'Long way to go' on race in S. Africa: Mandela friend
A former prison comrade of Nelson Mandela said Wednesday there was "a long way to go" on race relations in South Africa, as he and others received a high-profile honour in London.
Denis Goldberg, an anti-apartheid activist who was jailed alongside Mandela in 1964 and was his friend for over half a century, said South Africa had come "a tremendously long way" since the end of apartheid in 1994.
"But the racial segregation was burnt into the minds of every South African," he added. "There is still a long way to go."
Goldberg, who is 82, made the comments as he and fellow activist Ahmed Kathrada received the freedom of the City of London alongside their former lawyers George Bizos and Joel Joffe.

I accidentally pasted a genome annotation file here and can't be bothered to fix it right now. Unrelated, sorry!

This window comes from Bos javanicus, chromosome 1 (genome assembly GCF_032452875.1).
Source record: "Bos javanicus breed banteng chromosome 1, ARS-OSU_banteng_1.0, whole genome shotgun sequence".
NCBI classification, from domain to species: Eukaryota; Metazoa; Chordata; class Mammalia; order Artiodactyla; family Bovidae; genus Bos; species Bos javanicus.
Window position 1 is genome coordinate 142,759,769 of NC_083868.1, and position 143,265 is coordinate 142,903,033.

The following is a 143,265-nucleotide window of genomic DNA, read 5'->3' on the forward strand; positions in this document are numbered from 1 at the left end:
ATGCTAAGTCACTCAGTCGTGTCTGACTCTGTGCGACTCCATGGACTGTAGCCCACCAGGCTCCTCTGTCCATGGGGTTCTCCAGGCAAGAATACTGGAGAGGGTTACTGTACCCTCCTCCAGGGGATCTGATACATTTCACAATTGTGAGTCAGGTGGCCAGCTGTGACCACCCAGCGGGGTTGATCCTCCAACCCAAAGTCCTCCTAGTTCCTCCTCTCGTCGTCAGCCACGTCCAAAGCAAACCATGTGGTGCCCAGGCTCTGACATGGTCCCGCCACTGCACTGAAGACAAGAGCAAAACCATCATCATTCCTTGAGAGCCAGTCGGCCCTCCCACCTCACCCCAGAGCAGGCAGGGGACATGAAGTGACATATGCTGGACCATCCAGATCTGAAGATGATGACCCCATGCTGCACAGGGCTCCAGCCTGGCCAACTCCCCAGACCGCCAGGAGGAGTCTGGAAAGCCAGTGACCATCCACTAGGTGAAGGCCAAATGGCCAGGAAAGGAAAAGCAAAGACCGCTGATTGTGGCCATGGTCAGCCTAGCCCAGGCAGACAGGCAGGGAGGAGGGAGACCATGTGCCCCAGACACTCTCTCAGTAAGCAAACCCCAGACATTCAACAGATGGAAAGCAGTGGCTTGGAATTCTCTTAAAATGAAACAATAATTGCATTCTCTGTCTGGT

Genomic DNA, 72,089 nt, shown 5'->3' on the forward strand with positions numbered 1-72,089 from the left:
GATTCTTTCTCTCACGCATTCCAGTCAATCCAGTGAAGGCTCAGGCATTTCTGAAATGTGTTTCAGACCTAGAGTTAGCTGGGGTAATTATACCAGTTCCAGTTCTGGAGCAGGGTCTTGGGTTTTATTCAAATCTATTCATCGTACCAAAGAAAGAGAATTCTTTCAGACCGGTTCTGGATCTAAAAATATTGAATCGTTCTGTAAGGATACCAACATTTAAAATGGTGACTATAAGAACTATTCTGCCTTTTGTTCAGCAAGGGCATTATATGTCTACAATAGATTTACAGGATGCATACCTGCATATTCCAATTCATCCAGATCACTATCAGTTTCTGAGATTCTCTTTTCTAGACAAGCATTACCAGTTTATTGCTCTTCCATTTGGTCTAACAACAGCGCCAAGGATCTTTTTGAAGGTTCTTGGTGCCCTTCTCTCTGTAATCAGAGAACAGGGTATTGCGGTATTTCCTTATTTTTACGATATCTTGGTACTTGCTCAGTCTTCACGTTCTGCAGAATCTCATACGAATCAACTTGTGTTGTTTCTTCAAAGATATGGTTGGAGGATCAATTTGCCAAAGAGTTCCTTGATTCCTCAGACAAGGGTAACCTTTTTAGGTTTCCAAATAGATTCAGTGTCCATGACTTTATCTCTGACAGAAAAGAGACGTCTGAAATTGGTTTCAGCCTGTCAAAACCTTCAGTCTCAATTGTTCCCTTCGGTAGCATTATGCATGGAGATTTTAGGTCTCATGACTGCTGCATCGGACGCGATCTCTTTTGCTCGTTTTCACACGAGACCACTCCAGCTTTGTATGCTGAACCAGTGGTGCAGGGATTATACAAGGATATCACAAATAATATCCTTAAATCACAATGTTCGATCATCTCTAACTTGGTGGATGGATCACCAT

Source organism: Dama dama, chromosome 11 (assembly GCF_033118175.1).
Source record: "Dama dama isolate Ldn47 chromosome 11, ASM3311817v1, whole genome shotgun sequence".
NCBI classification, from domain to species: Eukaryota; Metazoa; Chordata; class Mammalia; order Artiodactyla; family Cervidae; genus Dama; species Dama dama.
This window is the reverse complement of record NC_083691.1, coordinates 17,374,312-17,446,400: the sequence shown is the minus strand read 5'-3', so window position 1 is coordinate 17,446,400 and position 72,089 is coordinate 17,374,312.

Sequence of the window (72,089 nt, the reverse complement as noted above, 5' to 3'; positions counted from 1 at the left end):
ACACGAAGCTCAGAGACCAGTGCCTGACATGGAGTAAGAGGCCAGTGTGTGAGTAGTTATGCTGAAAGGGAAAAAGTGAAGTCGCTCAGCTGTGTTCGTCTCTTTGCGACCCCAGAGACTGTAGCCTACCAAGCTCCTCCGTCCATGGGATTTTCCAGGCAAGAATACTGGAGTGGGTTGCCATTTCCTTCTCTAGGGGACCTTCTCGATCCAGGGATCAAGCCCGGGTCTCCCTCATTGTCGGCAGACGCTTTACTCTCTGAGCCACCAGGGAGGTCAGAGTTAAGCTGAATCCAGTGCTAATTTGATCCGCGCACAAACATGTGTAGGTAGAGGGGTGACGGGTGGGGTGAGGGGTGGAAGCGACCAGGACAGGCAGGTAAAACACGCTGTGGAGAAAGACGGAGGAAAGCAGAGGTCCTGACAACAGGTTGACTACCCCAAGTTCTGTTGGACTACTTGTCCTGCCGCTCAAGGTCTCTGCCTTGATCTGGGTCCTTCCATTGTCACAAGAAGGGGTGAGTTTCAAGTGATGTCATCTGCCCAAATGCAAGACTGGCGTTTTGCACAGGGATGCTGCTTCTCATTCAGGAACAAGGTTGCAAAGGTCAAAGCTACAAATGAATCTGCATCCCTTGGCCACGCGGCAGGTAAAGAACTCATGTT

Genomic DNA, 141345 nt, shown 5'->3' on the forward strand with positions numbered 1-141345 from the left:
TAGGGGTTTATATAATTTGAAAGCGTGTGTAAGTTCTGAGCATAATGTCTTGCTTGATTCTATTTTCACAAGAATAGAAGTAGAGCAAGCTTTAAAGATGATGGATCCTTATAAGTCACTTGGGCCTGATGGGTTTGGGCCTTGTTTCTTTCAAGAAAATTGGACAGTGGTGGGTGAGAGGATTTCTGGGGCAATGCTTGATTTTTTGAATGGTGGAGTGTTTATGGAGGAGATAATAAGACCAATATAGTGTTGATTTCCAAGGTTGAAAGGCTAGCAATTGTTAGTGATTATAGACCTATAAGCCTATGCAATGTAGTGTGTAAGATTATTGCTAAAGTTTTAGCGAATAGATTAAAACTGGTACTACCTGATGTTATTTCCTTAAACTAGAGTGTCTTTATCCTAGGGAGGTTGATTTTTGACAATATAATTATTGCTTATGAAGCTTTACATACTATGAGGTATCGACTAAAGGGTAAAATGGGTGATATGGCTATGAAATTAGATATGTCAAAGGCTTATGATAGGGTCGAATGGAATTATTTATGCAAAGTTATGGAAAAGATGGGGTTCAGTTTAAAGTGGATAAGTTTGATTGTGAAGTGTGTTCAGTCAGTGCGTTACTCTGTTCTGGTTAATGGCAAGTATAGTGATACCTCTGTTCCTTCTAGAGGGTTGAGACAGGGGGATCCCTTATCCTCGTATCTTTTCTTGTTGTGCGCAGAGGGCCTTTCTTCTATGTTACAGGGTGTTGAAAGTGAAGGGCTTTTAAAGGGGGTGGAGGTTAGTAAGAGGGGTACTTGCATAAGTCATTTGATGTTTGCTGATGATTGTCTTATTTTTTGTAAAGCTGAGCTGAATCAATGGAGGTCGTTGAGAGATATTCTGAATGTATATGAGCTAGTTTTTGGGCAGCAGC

Previous figures given the honour include Mandela himself plus Britain's World War II prime minister Winston Churchill and Diana, princess of Wales.
The freedom of a city is a symbolic honour given to individuals to recognise their contribution to society.
The City of London has been giving out the honour since 1237.
Its freemen have the right to drive sheep and cattle over London Bridge, which crosses the Thames, but this and other such arcane privileges are seldom exercised.
Among others attending the ceremony was Mandela's granddaughter Tukwini.
"There's a lot of work that still needs to be done in South Africa but I'm hopeful," she told AFP.
"The young people of South Africa are really hopeful about South Africa's future and they really want to contribute to the political process so my feeling is one of great hope."
Former South African president Mandela died at the age of 95 in 2013.
© 2016 AFP